Put chocolate on holy pedestal

This week, like every Purim and on many other Jewish holidays, I was once again reminded that despite all the important teachings of the Torah and Jewish theology and ritual, there is one glaring omission: the lack of chocolate.

Think about how Jews would celebrate throughout history, for example, if instead of manna raining down from the heavens, large bars of 70 percent dark chocolate were dropped from on high; or if Lot’s wife, instead of being turned into a pillar of salt, morphed into a large Mounds bar that no one was allowed to eat. Now that’s punishment.

True, chocolate gelt for Chanukah has been around a while, but technically Chanukah is a minor holiday, since minors benefit the most. Using chocolate chips for dreidel betting is another way chocolate has been incorporated into Jewish rituals. But nowhere in the sacred Jewish books is chocolate described, prescribed or proscribed.

On Purim, hamantaschen is the perfect medium for chocolate to miraculously appear or be stuffed inside. All through my youth and beyond, I waited for bakers to finally admit that chocolate is the superior filling, rather than prunes, jams or poppy seeds.

When I first became a member of my synagogue, I was thrilled to learn two sisterhood members were going to make hamantaschen with chocolate. When the anticipated pastry appeared, it was not successful: They had used M&Ms with peanuts (which are kosher), and the interior of the hamantaschen became dotted with multicolored little “m’s.” The chocolate hadn’t softened and blended well, either.

Groping for an explanation, the embarrassed bakers solemnly explained to puzzled first and second graders at religious school that the green, yellow and red “m’s” festooning the inside of the hamantaschen stood for “Mordechai.”

The religious school authorities at the time tried to make up for the chocolate hamantaschen fiasco by sponsoring chocolate seders at Passover. These were great fun, and years later the sisterhood began creating its own chocolate seders, complete with rituals like dipping one’s finger 10 times in Hershey’s syrup to signify the Ten Plagues, which curiously increased at times to 18 or 19 plagues. Sisterhood members also grazed at a separate table, possibly the length of an Olympic-size pool, that was covered with plates of chocolate brownies, chocolate cakes, chocolate pies, chocolate matzah and  candy.

I was in Israel in the mid-’70s during Purim and saw kids dressed in surprising religious-themed costumes, like Zorro and Superman. While Israel at the time lacked the armory of chocolate I could find in America, Elite chocolate at least was available when I depleted the Snickers bars in my suitcases.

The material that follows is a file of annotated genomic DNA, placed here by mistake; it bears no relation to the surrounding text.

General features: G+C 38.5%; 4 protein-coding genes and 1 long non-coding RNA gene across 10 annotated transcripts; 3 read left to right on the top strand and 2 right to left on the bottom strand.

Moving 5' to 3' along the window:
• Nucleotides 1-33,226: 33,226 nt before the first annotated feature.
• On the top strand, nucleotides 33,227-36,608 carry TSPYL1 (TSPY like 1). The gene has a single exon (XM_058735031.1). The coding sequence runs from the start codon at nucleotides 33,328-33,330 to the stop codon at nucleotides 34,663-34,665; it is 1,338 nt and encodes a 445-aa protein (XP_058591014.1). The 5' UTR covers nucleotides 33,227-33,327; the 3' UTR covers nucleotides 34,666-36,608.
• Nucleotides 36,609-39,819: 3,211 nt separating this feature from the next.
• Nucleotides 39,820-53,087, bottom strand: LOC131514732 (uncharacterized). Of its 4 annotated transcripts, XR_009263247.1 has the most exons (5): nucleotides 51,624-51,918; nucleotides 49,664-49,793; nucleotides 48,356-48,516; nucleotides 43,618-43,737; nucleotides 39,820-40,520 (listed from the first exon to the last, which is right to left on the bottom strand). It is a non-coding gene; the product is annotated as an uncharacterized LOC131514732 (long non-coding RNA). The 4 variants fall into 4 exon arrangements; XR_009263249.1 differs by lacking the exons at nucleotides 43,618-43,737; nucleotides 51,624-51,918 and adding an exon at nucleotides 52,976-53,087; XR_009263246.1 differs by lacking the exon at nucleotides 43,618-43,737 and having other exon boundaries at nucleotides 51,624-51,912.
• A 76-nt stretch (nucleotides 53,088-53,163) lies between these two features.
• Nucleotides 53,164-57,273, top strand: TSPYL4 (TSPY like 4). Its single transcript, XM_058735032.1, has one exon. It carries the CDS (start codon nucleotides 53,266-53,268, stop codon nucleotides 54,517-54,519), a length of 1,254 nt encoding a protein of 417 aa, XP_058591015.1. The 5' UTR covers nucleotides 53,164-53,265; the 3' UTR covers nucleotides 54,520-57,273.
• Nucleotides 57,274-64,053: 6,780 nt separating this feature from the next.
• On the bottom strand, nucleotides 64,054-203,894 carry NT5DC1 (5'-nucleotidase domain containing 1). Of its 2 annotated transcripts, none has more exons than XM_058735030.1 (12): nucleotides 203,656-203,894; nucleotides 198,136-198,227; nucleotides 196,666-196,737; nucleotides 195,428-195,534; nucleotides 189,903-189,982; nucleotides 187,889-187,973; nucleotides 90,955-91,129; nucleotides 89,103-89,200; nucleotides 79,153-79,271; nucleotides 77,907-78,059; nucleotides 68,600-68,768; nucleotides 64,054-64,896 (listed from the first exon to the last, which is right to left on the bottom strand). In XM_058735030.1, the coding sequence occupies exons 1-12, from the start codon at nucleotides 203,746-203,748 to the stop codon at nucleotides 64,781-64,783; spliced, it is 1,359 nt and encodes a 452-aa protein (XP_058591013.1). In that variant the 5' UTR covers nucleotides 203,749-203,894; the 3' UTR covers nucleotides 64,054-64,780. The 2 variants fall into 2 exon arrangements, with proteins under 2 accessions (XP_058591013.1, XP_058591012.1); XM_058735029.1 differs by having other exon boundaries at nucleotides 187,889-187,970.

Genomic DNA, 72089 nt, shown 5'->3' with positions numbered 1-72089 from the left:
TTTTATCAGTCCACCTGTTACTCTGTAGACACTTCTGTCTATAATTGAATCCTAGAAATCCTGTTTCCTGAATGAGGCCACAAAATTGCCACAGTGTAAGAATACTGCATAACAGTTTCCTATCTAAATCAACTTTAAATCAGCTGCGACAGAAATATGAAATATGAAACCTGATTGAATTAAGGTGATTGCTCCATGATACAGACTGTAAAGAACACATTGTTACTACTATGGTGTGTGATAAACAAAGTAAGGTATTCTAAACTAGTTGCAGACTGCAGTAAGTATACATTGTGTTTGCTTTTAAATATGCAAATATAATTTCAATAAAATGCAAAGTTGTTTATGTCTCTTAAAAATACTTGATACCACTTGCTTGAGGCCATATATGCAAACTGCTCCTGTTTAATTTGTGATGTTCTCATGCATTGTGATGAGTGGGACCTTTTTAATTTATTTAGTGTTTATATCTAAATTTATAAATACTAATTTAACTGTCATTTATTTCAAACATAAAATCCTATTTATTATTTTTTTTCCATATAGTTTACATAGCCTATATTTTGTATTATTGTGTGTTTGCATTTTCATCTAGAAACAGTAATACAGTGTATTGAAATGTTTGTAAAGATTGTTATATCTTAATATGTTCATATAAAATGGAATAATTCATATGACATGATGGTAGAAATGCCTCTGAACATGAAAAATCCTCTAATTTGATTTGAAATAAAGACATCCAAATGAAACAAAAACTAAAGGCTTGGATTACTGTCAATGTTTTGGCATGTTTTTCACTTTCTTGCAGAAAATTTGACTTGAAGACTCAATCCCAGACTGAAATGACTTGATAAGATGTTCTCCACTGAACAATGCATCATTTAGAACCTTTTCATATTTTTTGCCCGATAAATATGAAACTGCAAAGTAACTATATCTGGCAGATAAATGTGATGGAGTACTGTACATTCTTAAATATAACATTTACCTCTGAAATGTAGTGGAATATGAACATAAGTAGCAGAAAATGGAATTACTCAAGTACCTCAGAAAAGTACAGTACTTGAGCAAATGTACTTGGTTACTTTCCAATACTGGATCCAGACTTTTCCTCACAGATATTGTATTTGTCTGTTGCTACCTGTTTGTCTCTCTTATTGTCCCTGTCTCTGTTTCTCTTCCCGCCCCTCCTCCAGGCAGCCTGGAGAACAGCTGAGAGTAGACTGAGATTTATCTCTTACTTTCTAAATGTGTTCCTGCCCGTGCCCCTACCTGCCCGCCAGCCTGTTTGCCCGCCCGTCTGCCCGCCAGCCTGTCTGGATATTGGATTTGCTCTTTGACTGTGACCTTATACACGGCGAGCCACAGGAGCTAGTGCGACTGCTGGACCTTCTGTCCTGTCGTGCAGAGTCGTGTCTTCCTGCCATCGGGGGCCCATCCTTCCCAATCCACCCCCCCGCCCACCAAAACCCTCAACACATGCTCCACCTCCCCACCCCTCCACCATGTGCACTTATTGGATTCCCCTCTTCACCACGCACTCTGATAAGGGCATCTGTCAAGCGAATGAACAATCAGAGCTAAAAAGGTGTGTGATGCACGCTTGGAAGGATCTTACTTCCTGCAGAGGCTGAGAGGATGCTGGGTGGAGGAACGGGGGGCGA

Now Israel boasts a $40 million domestic chocolate market, including gourmet chocolates. I know Israelis are trying to make up for the lack of chocolate in Jewish text — I wish the Book of Numbers included an accounting of the Israelites’ mandatory chocolate — but it won’t work, because just as I feel relieved that chocolate is getting the respect it deserves in Jewish tradition, along comes Passover with Manischewitz chocolate macaroons. (Please, no letters.)

Ironically, a couple of good chocolate recipes can be found online in Vashti Magazine(!), including a hot chocolate mix, chocolate crinkle cookies, chocolate chip cookies and an oddity titled “Make Lasagna and Chocolate Cake in a Slow Cooker.” I’ve never thought of mixing lasagna and chocolate cake, not only because I don’t have a large-enough round cake pan, but because I’m not sure what kind of chocolate frosting — dark or milk chocolate  — goes with tomato-sauced noodles.

I was pleased to see that Vashti, despite Midrash disapproval, has at last a magazine of her own, considering Hadassah (aka Esther) Magazine’s lengthy monopoly. Unfortunately, Vashti (Persian for “lovely” or “beautiful”) stopped being popular as a baby name a while back — around 1880. Esther continues to be a recognized name for babies (the 267th most popular, or 132nd, or 543rd, depending on the organizations).

Now that Purim is over, there’s another year to hope more chocolate will be officially incorporated into this holiday, at least. The name Purim, after all, comes from “Pur,” or “Lot” — but not that Lot, who’s in another chapter of the Bible altogether with a wife who should’ve been turned into a Mounds bar.


Trudi York Gardner lives in Walnut Creek and can reached at [email protected] or via her blog, www.tygerpen.wordpress.com.